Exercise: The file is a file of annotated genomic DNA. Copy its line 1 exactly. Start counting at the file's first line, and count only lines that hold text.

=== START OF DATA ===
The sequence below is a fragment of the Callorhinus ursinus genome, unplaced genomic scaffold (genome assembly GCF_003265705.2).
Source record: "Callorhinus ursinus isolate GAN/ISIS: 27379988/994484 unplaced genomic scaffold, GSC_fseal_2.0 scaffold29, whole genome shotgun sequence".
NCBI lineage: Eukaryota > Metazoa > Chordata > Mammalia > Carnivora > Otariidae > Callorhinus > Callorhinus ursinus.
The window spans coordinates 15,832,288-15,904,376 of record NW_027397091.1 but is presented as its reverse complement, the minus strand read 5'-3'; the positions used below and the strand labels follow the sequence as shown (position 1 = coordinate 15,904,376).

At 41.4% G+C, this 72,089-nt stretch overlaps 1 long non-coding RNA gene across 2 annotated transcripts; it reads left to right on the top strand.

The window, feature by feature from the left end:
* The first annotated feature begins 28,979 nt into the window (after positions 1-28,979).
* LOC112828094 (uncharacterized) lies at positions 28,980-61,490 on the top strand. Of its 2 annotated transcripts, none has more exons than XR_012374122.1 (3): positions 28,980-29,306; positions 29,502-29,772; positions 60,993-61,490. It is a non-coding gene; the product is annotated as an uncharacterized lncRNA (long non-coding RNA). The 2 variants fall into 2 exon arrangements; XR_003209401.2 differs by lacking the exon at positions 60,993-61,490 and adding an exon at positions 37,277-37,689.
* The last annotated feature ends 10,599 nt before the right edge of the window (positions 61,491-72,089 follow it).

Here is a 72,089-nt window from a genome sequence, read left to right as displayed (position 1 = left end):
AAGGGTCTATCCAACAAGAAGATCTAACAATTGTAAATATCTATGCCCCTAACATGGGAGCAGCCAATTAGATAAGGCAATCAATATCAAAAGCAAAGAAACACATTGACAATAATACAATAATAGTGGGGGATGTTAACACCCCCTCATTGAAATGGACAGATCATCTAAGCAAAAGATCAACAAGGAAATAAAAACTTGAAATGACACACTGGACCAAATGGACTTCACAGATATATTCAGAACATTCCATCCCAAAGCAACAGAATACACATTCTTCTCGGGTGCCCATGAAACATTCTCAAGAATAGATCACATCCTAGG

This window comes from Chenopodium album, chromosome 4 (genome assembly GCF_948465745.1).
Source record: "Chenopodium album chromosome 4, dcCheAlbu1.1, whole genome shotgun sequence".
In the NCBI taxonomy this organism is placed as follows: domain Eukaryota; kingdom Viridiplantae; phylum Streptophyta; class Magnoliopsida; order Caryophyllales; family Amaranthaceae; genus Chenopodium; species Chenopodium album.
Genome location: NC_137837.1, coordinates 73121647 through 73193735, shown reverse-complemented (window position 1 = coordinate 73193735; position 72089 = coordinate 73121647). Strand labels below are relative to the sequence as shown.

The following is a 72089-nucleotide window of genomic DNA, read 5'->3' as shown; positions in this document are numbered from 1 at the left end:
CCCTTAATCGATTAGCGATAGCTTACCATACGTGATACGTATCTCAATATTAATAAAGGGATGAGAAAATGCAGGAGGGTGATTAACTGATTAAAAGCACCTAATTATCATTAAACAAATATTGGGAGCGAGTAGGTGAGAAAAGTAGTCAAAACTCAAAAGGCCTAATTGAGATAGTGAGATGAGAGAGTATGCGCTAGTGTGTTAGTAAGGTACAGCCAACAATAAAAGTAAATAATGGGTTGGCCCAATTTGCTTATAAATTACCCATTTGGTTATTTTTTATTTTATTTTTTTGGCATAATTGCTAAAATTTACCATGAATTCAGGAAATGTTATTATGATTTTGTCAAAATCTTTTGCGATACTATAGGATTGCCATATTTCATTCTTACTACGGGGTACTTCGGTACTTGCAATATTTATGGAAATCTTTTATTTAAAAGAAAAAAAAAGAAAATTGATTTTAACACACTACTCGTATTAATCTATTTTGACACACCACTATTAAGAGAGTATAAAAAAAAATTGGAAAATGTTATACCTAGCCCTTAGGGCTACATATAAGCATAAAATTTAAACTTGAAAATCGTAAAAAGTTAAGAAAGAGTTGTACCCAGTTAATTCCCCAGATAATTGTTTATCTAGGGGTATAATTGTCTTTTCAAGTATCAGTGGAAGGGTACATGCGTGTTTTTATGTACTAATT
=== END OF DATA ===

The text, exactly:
The sequence below is a fragment of the Callorhinus ursinus genome, unplaced genomic scaffold (genome assembly GCF_003265705.2).